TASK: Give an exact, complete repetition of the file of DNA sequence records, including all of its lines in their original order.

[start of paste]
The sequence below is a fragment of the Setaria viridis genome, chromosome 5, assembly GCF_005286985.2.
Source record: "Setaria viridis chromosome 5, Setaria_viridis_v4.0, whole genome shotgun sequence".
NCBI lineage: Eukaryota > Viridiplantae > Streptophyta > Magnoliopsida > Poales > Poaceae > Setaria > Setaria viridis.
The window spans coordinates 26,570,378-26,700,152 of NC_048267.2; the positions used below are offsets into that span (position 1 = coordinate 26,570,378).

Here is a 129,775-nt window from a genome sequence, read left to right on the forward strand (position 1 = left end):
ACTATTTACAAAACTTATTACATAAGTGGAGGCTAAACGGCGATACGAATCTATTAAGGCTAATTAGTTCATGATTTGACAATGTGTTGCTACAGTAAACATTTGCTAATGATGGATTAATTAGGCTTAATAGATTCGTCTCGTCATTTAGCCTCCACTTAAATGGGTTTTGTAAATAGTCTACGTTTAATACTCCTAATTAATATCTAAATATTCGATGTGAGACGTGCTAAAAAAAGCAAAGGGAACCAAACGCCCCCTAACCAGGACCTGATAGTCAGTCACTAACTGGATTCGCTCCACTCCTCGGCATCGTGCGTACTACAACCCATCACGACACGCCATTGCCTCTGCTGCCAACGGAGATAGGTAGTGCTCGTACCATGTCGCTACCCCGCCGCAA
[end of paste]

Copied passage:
The sequence below is a fragment of the Setaria viridis genome, chromosome 5, assembly GCF_005286985.2.
Source record: "Setaria viridis chromosome 5, Setaria_viridis_v4.0, whole genome shotgun sequence".
NCBI lineage: Eukaryota > Viridiplantae > Streptophyta > Magnoliopsida > Poales > Poaceae > Setaria > Setaria viridis.
The window spans coordinates 26,570,378-26,700,152 of NC_048267.2; the positions used below are offsets into that span (position 1 = coordinate 26,570,378).

Here is a 129,775-nt window from a genome sequence, read left to right on the forward strand (position 1 = left end):
ACTATTTACAAAACTTATTACATAAGTGGAGGCTAAACGGCGATACGAATCTATTAAGGCTAATTAGTTCATGATTTGACAATGTGTTGCTACAGTAAACATTTGCTAATGATGGATTAATTAGGCTTAATAGATTCGTCTCGTCATTTAGCCTCCACTTAAATGGGTTTTGTAAATAGTCTACGTTTAATACTCCTAATTAATATCTAAATATTCGATGTGAGACGTGCTAAAAAAAGCAAAGGGAACCAAACGCCCCCTAACCAGGACCTGATAGTCAGTCACTAACTGGATTCGCTCCACTCCTCGGCATCGTGCGTACTACAACCCATCACGACACGCCATTGCCTCTGCTGCCAACGGAGATAGGTAGTGCTCGTACCATGTCGCTACCCCGCCGCAA